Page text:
Dialogue Review – Bridesmaids

Allen Almachar: Bridesmaids (2011) stars the comedian Kristen Wiig, who, for the last couple of years, has been one of the funniest people around, and perhaps one of the last reasons to still watch Saturday Night Live. I for one, am glad to see her finally take the lead role in this film. Here, she plays the lovelorn ex-baker/current jewelry saleswoman Annie. Annie has had bad luck in love and life, with a failed bakery on her resume and brother/sister roommates who seem to be a little closer than is appropriate.

Brandi Sperry: Annie’s lack of success in love, and her lack of funds, suddenly seem like even bigger problems when her best friend Lillian (the also brilliantly funny Maya Rudolph) announces her engagement. Of course, she asks Annie to be the maid of honor. And also of course, Annie’s going to botch the job.

We quickly meet the four other women who’ll be serving as bridesmaids. There’s Becca, Lillian’s friend from work (Ellie Kemper, delightful on The Office as Erin); cousin Rita, who can’t wait for party time away from her kids (Wendi McLendon-Covey of Reno 911!); the brash sister of the groom, Megan (Groundlings alumna and star of Mike & Molly Melissa McCarthy); and, finally, Helen, Lillian’s rich new friend (Rose Byrne, star of the very not funny Damages). Despite a few awkward moments during some introductions, the crew seems to bond pretty well—with the notable exception of Annie and Helen.

Allen: Annie’s animosity toward Helen is due to Helen’s wealth and newly developed friendship with Lillian. She fears that Helen will win Lillian over and become her new best friend, with Annie falling to the wayside. Well, Annie will not stand for that, and much of the film involves her attempts to prevent Helen and Lillian from becoming closer, while also planning the best pre-wedding events a maid of honor can give.

I’m glad to say that this is one of the better comedies to come out so far this year. I do admit that at first, I didn’t really feel that the movie appealed to me. I had very little interest in watching a film about bridesmaids going out, picking dresses, going to lunches, and having bridal showers. Seeing two people fight over who would be the bride’s BFF wasn’t something I was clamoring to watch. But to my fortunate surprise, the movie was much better, and much funnier than that.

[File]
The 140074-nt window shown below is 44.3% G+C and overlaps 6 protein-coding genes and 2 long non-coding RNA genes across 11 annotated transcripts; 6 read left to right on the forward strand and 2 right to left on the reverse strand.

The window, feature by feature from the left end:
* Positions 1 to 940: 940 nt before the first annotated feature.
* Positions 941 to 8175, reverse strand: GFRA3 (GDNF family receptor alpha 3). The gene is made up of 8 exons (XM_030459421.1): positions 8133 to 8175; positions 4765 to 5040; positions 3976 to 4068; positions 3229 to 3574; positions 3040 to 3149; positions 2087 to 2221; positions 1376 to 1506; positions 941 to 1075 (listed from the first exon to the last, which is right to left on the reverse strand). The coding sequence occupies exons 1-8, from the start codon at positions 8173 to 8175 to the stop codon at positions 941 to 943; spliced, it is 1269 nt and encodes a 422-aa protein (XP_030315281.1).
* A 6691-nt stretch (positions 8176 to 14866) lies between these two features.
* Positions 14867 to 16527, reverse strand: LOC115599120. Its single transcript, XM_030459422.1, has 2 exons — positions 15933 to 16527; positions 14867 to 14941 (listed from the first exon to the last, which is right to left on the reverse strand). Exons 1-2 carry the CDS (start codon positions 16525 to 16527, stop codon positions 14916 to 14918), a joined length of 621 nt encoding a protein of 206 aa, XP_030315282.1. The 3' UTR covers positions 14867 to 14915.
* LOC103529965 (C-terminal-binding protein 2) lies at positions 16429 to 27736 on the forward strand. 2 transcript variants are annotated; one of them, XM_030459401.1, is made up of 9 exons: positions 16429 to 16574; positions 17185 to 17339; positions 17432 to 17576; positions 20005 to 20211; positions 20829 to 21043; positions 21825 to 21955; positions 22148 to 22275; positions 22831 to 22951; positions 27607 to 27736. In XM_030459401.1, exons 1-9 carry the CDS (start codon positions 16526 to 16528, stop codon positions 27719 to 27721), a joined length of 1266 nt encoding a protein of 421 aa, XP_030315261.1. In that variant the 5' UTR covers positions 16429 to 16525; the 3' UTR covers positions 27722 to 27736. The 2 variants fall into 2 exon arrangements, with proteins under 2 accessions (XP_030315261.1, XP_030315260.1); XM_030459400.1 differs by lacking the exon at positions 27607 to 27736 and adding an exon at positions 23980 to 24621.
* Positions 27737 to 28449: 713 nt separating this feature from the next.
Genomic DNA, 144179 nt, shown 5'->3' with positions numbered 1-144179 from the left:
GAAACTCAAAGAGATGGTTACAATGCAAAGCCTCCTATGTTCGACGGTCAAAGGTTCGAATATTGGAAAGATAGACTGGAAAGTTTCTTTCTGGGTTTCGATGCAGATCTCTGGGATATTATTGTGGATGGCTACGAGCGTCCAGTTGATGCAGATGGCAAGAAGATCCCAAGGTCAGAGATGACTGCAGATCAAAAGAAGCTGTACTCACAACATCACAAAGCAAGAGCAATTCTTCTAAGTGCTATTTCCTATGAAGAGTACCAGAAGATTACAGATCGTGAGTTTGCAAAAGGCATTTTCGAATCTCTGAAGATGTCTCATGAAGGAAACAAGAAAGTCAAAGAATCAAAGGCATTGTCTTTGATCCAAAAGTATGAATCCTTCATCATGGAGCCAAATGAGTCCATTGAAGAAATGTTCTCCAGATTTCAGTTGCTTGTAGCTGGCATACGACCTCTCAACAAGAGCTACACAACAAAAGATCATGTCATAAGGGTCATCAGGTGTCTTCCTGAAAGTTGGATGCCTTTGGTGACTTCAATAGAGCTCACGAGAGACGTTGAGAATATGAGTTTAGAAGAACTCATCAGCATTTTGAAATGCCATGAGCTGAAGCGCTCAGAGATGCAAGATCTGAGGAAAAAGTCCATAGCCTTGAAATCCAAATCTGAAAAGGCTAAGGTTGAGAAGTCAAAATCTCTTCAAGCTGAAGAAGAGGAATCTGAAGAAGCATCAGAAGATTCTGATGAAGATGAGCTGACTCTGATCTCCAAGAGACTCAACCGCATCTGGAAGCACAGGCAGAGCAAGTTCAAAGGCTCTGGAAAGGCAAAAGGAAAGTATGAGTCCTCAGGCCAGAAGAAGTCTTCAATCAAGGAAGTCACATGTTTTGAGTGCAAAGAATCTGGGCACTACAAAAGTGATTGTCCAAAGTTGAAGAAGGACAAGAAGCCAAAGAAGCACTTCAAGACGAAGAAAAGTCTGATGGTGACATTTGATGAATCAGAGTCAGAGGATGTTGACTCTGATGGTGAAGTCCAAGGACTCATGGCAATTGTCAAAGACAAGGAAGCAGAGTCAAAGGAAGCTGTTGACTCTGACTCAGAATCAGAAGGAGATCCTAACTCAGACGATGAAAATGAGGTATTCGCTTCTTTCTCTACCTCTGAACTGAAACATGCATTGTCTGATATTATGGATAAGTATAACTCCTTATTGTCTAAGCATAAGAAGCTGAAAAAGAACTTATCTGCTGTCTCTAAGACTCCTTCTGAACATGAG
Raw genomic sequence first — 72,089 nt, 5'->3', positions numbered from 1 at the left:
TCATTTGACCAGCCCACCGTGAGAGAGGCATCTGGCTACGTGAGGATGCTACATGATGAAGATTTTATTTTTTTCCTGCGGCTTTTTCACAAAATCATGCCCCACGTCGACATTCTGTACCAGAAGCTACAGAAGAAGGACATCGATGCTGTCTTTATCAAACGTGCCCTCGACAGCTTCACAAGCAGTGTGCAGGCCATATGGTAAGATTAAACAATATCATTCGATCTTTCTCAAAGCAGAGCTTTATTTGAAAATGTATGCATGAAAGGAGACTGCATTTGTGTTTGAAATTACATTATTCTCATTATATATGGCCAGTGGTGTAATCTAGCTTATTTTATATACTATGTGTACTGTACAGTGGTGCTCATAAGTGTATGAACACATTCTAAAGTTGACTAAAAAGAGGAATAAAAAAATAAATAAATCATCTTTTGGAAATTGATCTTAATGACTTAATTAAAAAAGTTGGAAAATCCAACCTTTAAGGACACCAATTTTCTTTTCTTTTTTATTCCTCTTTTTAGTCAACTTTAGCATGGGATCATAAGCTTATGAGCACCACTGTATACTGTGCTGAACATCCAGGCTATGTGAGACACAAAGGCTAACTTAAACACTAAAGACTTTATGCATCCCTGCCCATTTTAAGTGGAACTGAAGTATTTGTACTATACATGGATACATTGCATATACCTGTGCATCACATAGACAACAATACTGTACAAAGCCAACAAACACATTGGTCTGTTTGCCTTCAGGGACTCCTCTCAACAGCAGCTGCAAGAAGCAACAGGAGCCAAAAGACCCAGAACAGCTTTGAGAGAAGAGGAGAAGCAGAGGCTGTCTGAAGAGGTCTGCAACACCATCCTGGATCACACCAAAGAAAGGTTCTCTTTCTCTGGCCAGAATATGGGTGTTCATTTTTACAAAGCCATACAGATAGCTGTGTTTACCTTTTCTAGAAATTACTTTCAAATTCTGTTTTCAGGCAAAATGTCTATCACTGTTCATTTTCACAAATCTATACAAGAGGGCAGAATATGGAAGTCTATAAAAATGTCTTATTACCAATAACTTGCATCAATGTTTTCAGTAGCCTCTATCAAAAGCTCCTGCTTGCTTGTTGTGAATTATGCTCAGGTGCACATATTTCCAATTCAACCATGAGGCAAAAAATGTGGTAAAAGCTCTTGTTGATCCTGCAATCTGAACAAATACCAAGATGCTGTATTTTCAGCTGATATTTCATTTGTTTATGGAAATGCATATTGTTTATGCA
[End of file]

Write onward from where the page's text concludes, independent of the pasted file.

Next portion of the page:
Brandi: A wedding is always a convenient way for a film to get a bunch of characters together, and I think Bridesmaids takes full advantage of the multiple events, alcohol consumption, and social pressure that come along with that, with none of the Say Yes to the Dress moments you feared. (Really, have some faith in Kristen Wiig, Allen!) Every event is more disastrous and more hilarious than the last.

Annie and Helen’s conflict is the centerpiece of the film that influences the other conflicts that come about. But I think you’re oversimplifying the reasons for Annie’s animosity toward Helen. It’s not so much the new friendship with Lillian or the wealth themselves, but the way that Helen is so (marvelously) passive-aggressive in throwing these things in Annie’s face. Wiig and Byrne do a great job of maneuvering within those dynamics, with Byrne especially surprising me with how funny every line she delivered was, while still staying in the realm of believability. I’ve never seen her in such a straight comic role, and she absolutely nails it.

Allen: Well, Helen’s passive-aggressiveness only compounds Annie’s animosity for her. Not only does she threaten to replace Annie, but also has the funds to provide Lillian with everything Annie already wants to do, but can’t afford. I’ll agree that Byrne is surprising in her comedic role here, although I wouldn’t go so far as to say everything she does is perfect. There’s a scene near the end where we learn of Helen’s background, where I wasn’t sure whether it was meant to be over the top or sincere.

Overall, I felt the movie was very entertaining. Everyone involved did well with their roles and each had a number of very funny moments. I do feel, though, that there were plenty of times where the jokes and gags fell very flat. Anytime the movie devolved to toilet humor (I’m talking about the food poisoning scene in particular), I felt it was not funny at all. I admire the fact that they go for broke here, and there are big laughs to be had, but they may have tried too hard a couple of times. Certain bits lingered past the initial laugh and started to feel a little awkward.


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Brandi is one of those people who worries about kids these days not appreciating black and white films. She also admires great moments of subtlety, since she has no idea how to be subtle herself.

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